|Will Lyman and Rebekah Maggor, with Ken Baltin (background), star in Leslie Epstein's Holocaust play "King of the Jews." (KATE SNODGRASS)|
In a Jewish ghetto, a universal tale
We walk through the doors of the small black-box Studio 210, upstairs from the elegant main stage of the Boston University Theatre on Huntington Avenue, and we find ourselves in a hazy, dark nightclub called the Astoria Cafe. A mournful recorded clarinet plays '30s jazz as the lights go down.
As they come up again, live musicians -- on piano, cello, another clarinet -- start to play. We don't know it yet, but the musicians are trapped here, as surely as if they were in prison or in hell. What we also don't know yet, but will realize with searing and inescapable clarity before the night is over, is that we are all in it together.
That is the simple, dark, and brilliant truth at the heart of "King of the Jews," the brave and humane piece of theater that Leslie Epstein has hewn from his own 1979 novel about a Jewish ghetto in Nazi-occupied Poland. This is a closely observed and specific Holocaust story, and it is also a huge and universal one about how any of us can wake up in a nightmare world in which no choice feels right, but making no choice is impossible.
Epstein has taken the sprawling cast and events of his novel and distilled them into a few people in a single room. In this production by the Boston Playwrights' Theatre, a stunningly taut staging by Jon Lipsky on Jon Savage's ingeniously claustrophobic set, the distillation works. For the eponymous "king" and the Jewish council he leads (our musicians among them) lie at the center of the story and of its concerns.
Forced by the Nazis to rule their fellow Jews in the ghetto, the 10 members of this "Judenrat" soon become both judge and prisoner, victim and executioner. The council must select 100 Jews to be sent away -- to work on a farm, the council members are told, but even without the horrible knowledge that hindsight gives us, they have their doubts. And so the bargaining begins: Can they reduce the quota by offering bribes? Send the old and weak, who would probably die soon anyway, or condemn the criminals, who "deserve" whatever fate they get, or sacrifice themselves?
It is not so much the specifics of their bargains as the horror of having to make such bargains at all that propels the story forward, and us along with it. Is I.C. Trumpelman, the enigmatic leader (based on the actual, and controversial, head of the Lodz ghetto), a self-serving collaborator or a canny protector? Is it corrupt or noble to sleep with the enemy if it might save a friend? Would suicide be the coward's way out, or the only moral answer to a command to do evil?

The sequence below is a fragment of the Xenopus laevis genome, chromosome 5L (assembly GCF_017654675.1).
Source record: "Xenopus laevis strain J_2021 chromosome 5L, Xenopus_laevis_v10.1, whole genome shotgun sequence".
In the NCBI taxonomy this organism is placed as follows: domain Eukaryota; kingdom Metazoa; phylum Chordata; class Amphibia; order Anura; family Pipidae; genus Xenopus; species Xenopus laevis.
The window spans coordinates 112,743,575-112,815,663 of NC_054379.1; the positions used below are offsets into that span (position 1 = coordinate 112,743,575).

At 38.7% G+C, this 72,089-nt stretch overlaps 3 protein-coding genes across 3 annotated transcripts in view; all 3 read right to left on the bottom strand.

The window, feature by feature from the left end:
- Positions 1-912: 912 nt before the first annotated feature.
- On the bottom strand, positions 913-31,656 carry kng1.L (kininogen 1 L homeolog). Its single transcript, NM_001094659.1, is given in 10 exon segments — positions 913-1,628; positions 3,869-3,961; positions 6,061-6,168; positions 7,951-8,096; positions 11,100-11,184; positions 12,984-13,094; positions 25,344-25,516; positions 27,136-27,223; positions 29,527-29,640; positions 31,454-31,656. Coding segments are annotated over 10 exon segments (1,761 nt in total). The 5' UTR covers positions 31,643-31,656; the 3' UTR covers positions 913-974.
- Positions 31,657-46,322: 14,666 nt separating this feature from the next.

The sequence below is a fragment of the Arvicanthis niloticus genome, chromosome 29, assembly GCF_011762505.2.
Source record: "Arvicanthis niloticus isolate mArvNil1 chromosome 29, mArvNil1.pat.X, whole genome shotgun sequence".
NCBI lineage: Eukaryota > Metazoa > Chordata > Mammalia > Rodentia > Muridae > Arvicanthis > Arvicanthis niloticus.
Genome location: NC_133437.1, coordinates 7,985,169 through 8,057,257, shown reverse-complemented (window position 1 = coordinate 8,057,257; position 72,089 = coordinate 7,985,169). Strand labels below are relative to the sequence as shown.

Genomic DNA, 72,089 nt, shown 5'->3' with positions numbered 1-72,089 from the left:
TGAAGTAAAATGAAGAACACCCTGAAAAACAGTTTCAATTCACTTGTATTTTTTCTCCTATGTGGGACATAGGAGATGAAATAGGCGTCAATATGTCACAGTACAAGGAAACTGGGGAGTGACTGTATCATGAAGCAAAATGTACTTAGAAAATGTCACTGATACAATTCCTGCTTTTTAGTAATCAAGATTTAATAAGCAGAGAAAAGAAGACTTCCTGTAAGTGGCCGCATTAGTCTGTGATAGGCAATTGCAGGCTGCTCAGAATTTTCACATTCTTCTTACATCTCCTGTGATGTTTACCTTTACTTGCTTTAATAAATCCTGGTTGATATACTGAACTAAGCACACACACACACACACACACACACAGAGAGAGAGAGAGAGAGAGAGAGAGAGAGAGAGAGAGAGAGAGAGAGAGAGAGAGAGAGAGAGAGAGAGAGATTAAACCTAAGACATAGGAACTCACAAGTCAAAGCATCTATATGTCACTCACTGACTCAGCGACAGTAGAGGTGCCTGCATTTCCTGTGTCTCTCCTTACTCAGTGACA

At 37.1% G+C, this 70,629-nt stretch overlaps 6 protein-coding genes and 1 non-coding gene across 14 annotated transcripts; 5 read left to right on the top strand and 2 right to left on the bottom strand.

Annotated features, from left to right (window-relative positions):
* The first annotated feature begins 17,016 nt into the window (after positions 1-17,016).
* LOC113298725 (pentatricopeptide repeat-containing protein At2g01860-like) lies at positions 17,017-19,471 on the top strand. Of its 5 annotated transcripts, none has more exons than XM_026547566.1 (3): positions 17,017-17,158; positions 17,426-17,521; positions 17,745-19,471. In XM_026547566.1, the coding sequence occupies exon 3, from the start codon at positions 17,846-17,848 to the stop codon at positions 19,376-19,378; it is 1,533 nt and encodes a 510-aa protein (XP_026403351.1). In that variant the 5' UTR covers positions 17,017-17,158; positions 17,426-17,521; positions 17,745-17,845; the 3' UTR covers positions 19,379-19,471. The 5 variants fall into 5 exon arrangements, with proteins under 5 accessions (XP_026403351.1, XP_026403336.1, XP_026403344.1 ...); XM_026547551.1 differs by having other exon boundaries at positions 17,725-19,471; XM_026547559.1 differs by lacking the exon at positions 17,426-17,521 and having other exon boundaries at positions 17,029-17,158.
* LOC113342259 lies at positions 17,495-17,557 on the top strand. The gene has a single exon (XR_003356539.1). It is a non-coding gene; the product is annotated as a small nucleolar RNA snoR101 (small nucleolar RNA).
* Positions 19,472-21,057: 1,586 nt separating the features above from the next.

"King of the Jews," both novel and play, is all the more powerful because it does not hand out answers to any of these questions. Instead, Epstein gives us wonderfully complex and contradictory characters -- not saints, not devils, but human beings, people who have no more answers than we do, and yet are forced to respond.
Remarkably, the large cast uniformly rises to the challenge of creating these characters with subtlety and fire. Will Lyman's charismatic, troubling Trumpelman; Rebekah Maggor's tormented singer; Ken Baltin's pragmatic, imperfect mensch -- they deserve to be singled out for praise, but so does every single member of this beautifully coherent ensemble. Bradley Thoennes, as the Polish collaborator who carries the Nazis' escalating demands, is a perfect pig: greedy, creepily cheerful, chilling. And Michael Balcanoff and Paul D. Farwell provide comic relief as a couple of bickering rabbis.
Well, "comic relief" is not quite the right term. For what may be most unusual, most memorable, and most important about Epstein's work is how deeply funny it is. The novel's mordant wit provoked controversy when it first appeared -- how dare he joke about the Holocaust? -- but "King of the Jews" would not be what it is without the laughs.
Without laughter, it would be less human. And if it were less human, it would provoke less sorrow, less dread, less repentance for the evil we humans can do.
Louise Kennedy can be reached at firstname.lastname@example.org.